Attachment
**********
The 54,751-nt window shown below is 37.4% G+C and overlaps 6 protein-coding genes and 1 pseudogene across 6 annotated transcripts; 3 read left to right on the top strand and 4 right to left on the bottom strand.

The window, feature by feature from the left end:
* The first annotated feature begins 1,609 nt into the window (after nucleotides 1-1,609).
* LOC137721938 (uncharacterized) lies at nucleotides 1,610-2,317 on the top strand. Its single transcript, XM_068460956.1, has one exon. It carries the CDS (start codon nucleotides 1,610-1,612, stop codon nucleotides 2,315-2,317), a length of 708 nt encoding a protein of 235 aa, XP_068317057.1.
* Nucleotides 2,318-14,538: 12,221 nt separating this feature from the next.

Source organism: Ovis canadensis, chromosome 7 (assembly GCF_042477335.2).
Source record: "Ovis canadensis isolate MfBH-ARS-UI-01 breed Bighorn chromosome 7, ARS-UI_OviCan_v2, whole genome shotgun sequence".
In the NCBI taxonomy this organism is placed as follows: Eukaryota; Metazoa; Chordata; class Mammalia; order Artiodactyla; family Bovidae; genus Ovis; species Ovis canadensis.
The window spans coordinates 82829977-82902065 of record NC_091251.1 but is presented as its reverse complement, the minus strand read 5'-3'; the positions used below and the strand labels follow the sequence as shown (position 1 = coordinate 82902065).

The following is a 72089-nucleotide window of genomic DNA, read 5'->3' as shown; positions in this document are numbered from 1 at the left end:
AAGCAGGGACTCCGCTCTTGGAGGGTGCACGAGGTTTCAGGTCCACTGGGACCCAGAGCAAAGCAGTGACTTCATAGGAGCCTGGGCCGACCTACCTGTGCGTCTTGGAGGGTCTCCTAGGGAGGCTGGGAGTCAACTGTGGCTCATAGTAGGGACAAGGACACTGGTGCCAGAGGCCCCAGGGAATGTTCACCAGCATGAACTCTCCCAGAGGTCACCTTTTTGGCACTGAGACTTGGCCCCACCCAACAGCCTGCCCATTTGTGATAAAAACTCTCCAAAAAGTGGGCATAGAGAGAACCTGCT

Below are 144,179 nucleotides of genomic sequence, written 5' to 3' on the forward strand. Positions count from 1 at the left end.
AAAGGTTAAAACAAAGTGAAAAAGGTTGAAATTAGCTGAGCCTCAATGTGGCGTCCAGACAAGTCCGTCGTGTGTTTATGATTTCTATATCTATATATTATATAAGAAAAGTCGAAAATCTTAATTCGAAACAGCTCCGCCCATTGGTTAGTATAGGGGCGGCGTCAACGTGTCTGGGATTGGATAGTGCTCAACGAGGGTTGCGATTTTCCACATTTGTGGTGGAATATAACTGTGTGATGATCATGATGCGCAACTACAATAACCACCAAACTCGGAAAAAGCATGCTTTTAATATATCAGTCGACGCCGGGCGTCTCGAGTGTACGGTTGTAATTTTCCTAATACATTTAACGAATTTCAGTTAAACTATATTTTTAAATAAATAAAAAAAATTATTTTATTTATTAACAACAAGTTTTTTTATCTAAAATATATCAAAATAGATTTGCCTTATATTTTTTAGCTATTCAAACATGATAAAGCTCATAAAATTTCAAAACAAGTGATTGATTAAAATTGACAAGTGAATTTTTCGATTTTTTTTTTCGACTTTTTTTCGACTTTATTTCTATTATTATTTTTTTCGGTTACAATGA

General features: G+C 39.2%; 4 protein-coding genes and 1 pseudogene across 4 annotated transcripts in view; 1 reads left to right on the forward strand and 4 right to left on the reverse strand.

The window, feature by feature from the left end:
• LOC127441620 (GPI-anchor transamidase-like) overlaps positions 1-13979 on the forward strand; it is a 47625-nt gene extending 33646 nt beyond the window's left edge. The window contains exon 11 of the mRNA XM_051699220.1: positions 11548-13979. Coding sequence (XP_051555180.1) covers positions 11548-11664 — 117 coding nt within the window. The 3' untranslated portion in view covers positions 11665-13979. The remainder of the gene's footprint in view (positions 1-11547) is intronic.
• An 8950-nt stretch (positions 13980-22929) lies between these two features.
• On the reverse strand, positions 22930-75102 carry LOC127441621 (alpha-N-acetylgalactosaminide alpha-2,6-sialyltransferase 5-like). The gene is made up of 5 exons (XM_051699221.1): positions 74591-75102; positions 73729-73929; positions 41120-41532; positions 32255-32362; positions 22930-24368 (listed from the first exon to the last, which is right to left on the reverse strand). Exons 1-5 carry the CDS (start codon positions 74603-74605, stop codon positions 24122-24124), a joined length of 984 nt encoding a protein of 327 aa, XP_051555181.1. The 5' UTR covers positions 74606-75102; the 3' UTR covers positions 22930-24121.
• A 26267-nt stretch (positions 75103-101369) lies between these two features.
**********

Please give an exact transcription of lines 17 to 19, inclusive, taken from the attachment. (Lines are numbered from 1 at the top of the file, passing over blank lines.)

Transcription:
• An 8950-nt stretch (positions 13980-22929) lies between these two features.
• On the reverse strand, positions 22930-75102 carry LOC127441621 (alpha-N-acetylgalactosaminide alpha-2,6-sialyltransferase 5-like). The gene is made up of 5 exons (XM_051699221.1): positions 74591-75102; positions 73729-73929; positions 41120-41532; positions 32255-32362; positions 22930-24368 (listed from the first exon to the last, which is right to left on the reverse strand). Exons 1-5 carry the CDS (start codon positions 74603-74605, stop codon positions 24122-24124), a joined length of 984 nt encoding a protein of 327 aa, XP_051555181.1. The 5' UTR covers positions 74606-75102; the 3' UTR covers positions 22930-24121.
• A 26267-nt stretch (positions 75103-101369) lies between these two features.